How You File Your Taxes May Affect Qualifying For a Home Loan

As it comes time to file your 2015 federal income tax return, there are a few important items to keep in mind; specifically when it comes to obtaining a home loan.

Until April 15th, the tax filing deadline, lenders will use the proceeding 2 years filed tax returns to calculate income for a home loan. Below are a few items that can affect your home loan pre-qualification*:

  • Declining Income from year-to-year – if your income has declined from the previous year to the current tax filing period, this may be a problem. Be sure to discuss this with your lender.
  • Un-reimbursed Business Expenses (Form 2106) – such as uniforms, union dues, licenses or exams, travel expenses, car mileage, meals and entertainment. These will be subtracted out of your qualifying income.
  • Schedule C Filing (for those self-employed or who have a side business) – Income/Loss – this can affect you even if it’s not your primary form of income.
  • Schedule E Real Estate – the purchase of additional properties or the conversion of a primary/secondary residence to an investment property will affect the income/loss numbers from the previous year.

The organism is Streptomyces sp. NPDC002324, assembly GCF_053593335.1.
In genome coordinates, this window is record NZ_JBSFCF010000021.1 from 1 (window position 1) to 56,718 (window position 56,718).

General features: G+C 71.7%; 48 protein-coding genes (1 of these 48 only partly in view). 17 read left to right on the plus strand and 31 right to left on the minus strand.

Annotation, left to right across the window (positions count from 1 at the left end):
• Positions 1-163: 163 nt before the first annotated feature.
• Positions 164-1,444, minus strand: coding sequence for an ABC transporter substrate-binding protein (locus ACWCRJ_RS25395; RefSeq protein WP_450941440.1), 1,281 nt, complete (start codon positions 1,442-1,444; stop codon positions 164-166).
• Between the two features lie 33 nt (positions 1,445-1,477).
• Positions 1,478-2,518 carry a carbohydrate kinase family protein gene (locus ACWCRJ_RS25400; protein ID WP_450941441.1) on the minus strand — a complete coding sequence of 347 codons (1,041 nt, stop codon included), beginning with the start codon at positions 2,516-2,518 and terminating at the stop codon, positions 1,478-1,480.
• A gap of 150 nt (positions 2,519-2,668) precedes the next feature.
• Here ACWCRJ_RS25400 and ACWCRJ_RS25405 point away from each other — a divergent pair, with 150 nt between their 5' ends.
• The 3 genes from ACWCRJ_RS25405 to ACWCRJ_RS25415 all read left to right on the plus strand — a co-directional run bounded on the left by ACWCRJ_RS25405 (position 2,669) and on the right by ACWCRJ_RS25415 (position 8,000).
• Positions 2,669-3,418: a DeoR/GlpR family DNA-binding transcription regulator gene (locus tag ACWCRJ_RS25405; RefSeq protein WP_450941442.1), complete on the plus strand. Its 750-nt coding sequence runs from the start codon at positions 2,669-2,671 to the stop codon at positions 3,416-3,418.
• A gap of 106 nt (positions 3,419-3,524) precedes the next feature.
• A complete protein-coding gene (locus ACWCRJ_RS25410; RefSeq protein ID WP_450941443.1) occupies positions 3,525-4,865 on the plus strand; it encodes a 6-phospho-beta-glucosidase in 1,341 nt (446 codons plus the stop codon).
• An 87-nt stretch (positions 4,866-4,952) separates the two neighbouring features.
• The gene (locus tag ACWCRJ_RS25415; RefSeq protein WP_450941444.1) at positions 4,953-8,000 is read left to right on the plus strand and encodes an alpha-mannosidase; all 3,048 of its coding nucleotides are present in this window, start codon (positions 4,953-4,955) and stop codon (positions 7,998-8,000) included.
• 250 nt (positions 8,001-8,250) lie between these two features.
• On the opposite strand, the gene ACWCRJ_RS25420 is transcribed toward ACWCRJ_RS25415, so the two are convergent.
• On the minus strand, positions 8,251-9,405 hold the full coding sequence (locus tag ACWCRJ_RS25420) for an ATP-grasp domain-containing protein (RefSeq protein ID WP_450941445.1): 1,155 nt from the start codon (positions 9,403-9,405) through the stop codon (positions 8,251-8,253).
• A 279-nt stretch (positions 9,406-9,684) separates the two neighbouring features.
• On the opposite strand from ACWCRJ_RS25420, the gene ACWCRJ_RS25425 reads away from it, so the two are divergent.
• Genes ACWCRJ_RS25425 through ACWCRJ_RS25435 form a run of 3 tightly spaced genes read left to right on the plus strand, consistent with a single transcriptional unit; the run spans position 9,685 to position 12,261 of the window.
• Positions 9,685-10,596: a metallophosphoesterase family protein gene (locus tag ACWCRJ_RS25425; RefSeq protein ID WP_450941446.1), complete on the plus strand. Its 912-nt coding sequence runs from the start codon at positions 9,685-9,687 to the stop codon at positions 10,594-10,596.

Keep in mind, timing is important! Once you file the current year’s tax return, it can take the IRS 4-8 weeks to process the filing. If your home loan pre-qualification depends on the income reported for the current year, lenders will require the return to be processed and verified by the IRS before the income can be used for qualifying. This is most important for self-employed borrowers or those filing a Schedule C or Schedule E. Also, if you file an extension, lenders will require a copy of the extension along with proof of any payment required at the time of the extension. If you are self-employed, lenders generally require a P&L (Profit & Loss) for the previous year and a year-to-date P&L.

The Bottom Line:

A good lender will be helpful to you by looking at past years’ returns and giving you their opinion as to the way your income would be calculated if you filed the same way for the current year as you did in past years.

Understand this, a Lender is not a CPA and cannot and should not give you advice on how to file your taxes.

PrimeLending is not authorized to give tax advice. Please consult your tax adviser for tax advice for your specific situation.

*A prequalification is not an approval of credit, and does not signify that underwriting requirements have been met